Join David Mattingly for an in-depth discussion in this video Looking at the cores, part of Digital Matte Painting: 3 Tone.
With our light and dark sides finished let's talk about the next property…or form that we will use to enhance our castle, and that is cores.…Core is a curve where the light side meets the dark side on rounded objects.…And they occur because the side that faces away…from the main light source generally gets more reflected light.…leaving a dark band in the transition area.…Let me show you a great…example of a core by Michael Angelo, so you can understand it.…
This is a study for the Libyan Sibyl from the Sisteen…Chapel and he is coring the form all over the place.…Notice how he added a core right here on the…cheek bone where the light side meets the dark side.…Also along the side of his chest showing the ribs.…This is a very complex core, that really shows off the form.…And look at this forearm.…He's added a nice big juicy core, right down the middle of this arm.…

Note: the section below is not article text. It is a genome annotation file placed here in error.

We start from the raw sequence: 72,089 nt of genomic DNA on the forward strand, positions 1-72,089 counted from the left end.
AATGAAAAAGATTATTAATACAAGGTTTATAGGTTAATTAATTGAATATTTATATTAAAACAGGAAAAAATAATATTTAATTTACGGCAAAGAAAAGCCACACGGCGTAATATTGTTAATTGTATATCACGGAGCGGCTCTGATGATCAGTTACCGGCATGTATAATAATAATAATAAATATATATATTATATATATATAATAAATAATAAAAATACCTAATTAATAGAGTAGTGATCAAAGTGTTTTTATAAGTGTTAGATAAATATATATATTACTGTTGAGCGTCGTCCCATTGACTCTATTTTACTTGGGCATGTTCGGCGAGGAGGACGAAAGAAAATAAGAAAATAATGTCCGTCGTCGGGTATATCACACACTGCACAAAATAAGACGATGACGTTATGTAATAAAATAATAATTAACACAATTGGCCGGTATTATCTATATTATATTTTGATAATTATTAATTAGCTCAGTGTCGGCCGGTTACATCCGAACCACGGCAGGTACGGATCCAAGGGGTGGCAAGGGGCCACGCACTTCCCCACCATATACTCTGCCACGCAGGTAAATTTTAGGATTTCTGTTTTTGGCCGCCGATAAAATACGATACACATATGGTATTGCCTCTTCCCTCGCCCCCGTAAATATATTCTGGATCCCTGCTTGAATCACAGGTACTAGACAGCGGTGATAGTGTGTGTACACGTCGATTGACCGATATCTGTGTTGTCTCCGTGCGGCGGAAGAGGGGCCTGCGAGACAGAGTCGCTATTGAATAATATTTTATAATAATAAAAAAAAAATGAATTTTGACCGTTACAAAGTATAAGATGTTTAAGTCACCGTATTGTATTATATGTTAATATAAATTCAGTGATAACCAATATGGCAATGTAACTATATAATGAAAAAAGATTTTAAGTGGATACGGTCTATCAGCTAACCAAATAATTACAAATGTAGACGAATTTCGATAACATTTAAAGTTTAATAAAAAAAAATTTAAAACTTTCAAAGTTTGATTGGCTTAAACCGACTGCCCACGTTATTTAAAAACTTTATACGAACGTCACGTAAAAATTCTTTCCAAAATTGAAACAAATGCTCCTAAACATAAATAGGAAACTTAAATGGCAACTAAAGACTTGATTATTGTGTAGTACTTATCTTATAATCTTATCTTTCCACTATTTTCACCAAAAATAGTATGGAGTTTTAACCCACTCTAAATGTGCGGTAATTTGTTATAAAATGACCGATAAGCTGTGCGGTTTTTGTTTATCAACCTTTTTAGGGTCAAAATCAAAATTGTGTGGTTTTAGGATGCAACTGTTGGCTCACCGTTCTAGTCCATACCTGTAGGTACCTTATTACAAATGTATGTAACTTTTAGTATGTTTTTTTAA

Cores don't always occur.…But as an artist you'll want to enhance…cores because they show off forms so nicely.…Once you start looking for them you'll see them all…
This course is part 3 in David's Digital Matte Painting Essentials series. Go back to Digital Matte Painting Essentials 2: Perspective, part 2, to recreate the castle drawing he uses in this course, or if you simply want to learn more about form, you can use the example provided in the exercise files.
- Selecting the silhouette
- Find the dark sides and light sides in the drawing
- Using mask-holding layers
- Examining the light and dark sides of rounded surfaces
- Looking at the cores
- Adding cast shadows
- Separating surfaces with final darks
- Adding ambient occlusion